Tuesday, January 22, 2013

Revisiting the Classics(?) -- Driving Blind

When I think of Ray Bradbury, I think science fiction. However, Driving Blind, published in 1997, proves that's not all he does. I thought it was sci-fi when I picked it up at a book store, but for the most part that's not what I got.

Driving Blind features 21 stories, some of which were inspired by events in Bradbury's life. Most of the stories take place in the 1940's and 50's in small-town America. I was expecting an anthology along the lines of Steven Spielberg's TV series Amazing Stories, but the tales in this book are far less fantastic. Driving Blind is more of a celebration of a simpler time, when television was in its infancy and people connected with each other on a more meaningful level. As Bradbury illustrates, our interactions with other people shape us, and can be either positive or negative experiences.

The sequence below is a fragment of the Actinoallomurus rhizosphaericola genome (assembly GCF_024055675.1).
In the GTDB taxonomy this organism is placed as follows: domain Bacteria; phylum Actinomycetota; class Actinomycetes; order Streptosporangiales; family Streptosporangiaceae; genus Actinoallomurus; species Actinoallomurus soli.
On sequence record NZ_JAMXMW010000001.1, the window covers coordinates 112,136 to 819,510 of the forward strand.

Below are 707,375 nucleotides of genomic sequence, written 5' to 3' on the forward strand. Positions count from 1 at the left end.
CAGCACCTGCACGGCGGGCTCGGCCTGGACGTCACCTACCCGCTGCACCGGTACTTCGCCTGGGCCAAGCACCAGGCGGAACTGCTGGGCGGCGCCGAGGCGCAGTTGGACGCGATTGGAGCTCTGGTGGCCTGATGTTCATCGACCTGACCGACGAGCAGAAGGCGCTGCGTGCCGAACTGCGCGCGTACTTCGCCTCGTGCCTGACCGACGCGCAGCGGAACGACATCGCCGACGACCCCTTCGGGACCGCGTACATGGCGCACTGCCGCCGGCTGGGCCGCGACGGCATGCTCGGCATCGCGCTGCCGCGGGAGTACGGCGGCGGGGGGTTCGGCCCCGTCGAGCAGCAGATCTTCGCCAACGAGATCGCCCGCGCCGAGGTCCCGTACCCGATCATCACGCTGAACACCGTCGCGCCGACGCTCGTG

I feel this book could have benefited from more focus and less stories. Most of the stories only last a handful of pages before you're on to the next one, and I can't recall most of them off the top of my head. The ones that stand out best are the few that indulge in fantasy and sci-fi, like the man who is surprised to find he's been dead for several years and has inexplicably returned from the cemetery. One of the best of this collection is the titular story, "Driving Blind," about a man wearing a dark hood who is in search of an identity to call his own.

Driving Blind is strange, yet strange in the sense that most of these stories could actually happen (and according to Bradbury, some of them did). It's also well-written, but don't come into it expecting a lot of science fiction or fantasy, and don't hold out hope that the stories will make a lot of sense. Many of them end suddenly and lack resolution, but that's OK with me.

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